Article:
Jackson points out that the financial economy exists in the service of human prosperity. Why are they so often conflated? One reason for this may be that that GDP is perceived as easier to measure than happiness. I’m highly skeptical of this view; not only does the World Happiness Report seem to be going strong as a comprehensive measure of social and psychological prosperity, it also appears that GDP includes consumer spending and business investment; both highly dependent on debt that – in the UK – is literally created by banks. According to Jackson (2016), 95% of the money in the UK is created in this way; when banks agree loans. When ‘real’ money is subsequently ‘made’ and paid back to the bank, then all good; the cash comes into its promised existence. If it isn’t then the balance sheets become very fragile; a state of affairs that apparently led to the financial crash of 2008. Is it the case that our position (5th, I believe) on the GDP-per-capita league table is down to high levels of lending? If so, I’m not impressed.

Another reason why money is conflated with prosperity may be its ubiquitousness; money is the currency through which we are most commonly remunerated for our work and with which we obtain goods and services; an exchange that can become rather circular. I saw the Dalai Lama on a rainy Sunday morning at Glastonbury a couple of years ago, where he shared the following gem:

‘Man sacrifices his health in order to make money.
Then he sacrifices money to recuperate his health.’

He didn’t attribute it as such, but this happens to be word-for-word identical to a 2001 poem by James J Lachard called An Interview with God, itself reminiscent of the 1975 Eagles song Take It To The Limit:

‘You can spend all your time making money.
You can spend all your love making time.’ 

Many believe that industrialisation improved living standards across the board, and over the longer term this could be argued to be so. But Jackson (2016) agrees with Marx (1867), that industrialisation and capitalism has contributed to the concentration of financial wealth in the hands of the few. Polyani (1944) also noted how the emerging capitalist economy had ‘disembedded’ economic activities from social relations, leading to a loss of accountability in economic relationships; a point that was more recently taken up by Sacks (2002).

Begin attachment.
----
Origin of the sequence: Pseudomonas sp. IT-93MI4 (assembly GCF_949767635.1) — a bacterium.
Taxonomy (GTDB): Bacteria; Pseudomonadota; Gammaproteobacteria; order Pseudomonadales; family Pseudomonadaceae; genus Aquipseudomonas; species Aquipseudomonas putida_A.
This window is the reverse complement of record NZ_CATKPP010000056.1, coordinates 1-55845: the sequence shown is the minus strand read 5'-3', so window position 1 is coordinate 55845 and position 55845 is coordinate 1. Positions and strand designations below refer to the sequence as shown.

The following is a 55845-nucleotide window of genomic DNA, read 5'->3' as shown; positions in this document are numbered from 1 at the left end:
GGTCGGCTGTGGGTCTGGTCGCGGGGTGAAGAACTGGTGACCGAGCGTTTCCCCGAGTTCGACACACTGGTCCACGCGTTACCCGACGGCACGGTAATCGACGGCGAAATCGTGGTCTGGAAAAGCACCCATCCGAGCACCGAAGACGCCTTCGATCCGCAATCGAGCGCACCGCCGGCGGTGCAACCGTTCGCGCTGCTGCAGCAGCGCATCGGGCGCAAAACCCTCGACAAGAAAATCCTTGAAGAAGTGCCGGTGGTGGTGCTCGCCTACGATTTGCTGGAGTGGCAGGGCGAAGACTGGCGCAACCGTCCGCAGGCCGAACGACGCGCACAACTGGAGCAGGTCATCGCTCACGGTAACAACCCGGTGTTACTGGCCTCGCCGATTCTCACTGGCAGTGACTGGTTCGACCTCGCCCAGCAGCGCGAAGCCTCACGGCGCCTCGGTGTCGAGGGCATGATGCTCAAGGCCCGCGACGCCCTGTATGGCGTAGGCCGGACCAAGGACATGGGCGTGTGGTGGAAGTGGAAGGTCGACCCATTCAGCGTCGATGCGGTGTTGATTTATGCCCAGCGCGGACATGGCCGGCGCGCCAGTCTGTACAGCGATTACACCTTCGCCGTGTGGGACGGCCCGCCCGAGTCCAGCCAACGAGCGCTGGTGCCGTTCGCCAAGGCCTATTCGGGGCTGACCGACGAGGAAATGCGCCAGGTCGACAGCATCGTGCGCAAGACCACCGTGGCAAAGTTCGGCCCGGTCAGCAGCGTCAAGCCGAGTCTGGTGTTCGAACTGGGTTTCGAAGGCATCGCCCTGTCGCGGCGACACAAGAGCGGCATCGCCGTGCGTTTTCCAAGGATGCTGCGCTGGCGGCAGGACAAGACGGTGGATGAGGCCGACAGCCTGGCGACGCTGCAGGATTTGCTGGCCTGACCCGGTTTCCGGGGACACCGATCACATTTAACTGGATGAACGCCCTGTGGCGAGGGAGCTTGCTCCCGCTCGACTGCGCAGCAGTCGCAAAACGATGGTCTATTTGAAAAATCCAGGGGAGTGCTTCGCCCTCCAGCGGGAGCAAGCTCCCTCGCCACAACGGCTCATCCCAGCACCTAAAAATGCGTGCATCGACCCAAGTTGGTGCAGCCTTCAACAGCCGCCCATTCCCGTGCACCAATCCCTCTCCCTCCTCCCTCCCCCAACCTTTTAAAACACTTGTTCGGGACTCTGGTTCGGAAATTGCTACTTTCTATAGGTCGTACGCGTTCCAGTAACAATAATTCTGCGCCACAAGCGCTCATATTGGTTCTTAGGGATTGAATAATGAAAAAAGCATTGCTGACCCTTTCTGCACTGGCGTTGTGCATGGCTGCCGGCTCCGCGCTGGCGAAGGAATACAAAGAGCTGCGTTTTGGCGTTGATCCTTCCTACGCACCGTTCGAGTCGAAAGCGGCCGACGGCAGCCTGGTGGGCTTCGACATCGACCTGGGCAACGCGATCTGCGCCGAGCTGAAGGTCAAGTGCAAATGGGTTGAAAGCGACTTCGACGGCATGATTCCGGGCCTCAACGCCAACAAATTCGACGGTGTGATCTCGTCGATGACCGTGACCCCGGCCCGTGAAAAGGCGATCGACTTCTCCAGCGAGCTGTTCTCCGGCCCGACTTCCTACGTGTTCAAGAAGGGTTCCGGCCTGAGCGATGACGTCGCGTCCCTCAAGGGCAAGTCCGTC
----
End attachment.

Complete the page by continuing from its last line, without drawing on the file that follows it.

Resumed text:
I attended a book launch in September for Rethinking Capitalism (Mazzucato & Jacobs 2016), which takes a similar line to Will Hutton’s (2015) How Good We Can Be. Both take a well-reasoned approach that is framed independently of beliefs about human motivation and purpose. Hutton is big on addressing national inequality but not so vocal on global issues and the environment. I rather suspect this is because he doesn’t want to risk being written off as a hand-knitted lefty or enemy of progress, rather than because he doesn’t care. While Hutton, Mazzucato and Jacobs are definitively pro-growth and Jackson is not, all of them provide excellent ideas for ways in which things could be better – far too many to summarise here, but none of it is rocket science. They all constitute a call for action – but to whom?

Even more interesting than the contents of Rethinking Capitalism was the make-up of the discussion panel at the launch. Joining Mariana Mazzucato and Michael Jacobs were Wendy Carlin, an economics professor at UCL, and a chap called Richard Davies, former Chair of the Council of Economic Advisers at the Treasury. What I found intriguing (and also, not surprising) was that Davies, with his position of great influence, didn’t seem to agree with anything in the book. Despite the editors citing powerful examples like Huawei and Eriksson reinvesting all profits, the direct investments of the German State Bank into green technology and transport R&D, and the golden days of NASA when the top rate of tax was 90%, Davies believes that the economy can be left largely to market forces and that competition (rather than state support) drives innovation. 

Essentially, if the advisor to the Chancellor doesn’t agree with you, then the prognosis for your ideas is possibly not good. I could have suggested this during the questions at the end but instead chose to ask the panel why they thought growth was so important. I wasn’t satisfied by Davies’ response that we get better (i.e. more effective/efficient) at what we do year on year. I lean towards Jackson’s (2016) view that productivity gains and increased automation justify us working fewer hours (as Keynes himself suggested in his 1930 essay Economic Possibilities for our Grandchildren), and shifting to areas of activity that are inherently labour-intensive and sustainable such as care, craft and culture. I suggested as much to Davies but he dismissed it, claiming that humans are ‘naturally competitive’. Certainly many of us are. If only we could catch them early and perform some sort of intervention…

*with 91% of growth going to the top 1%, according to Mazzucato & Jacobs (2016).


Posted in Uncategorized | Leave a comment

Some notes on knowledge disciplines and God

Back in March I wrote about Isaiah Berlin’s essay The Fox and the Hedgehog, where he proposes two different categories of thinker/writer; those who view the world through the lens of one defining idea (hedgehog), or those who draw on a range of ideas and experiences (fox). In his book ‘Curious’, Ian Leslie proposes that as individuals we benefit from nurturing both ways of being; to be a ‘foxhog’ who develops a specialist view of the world along with a broad range of knowledge that enables one to empathise, connect and adapt.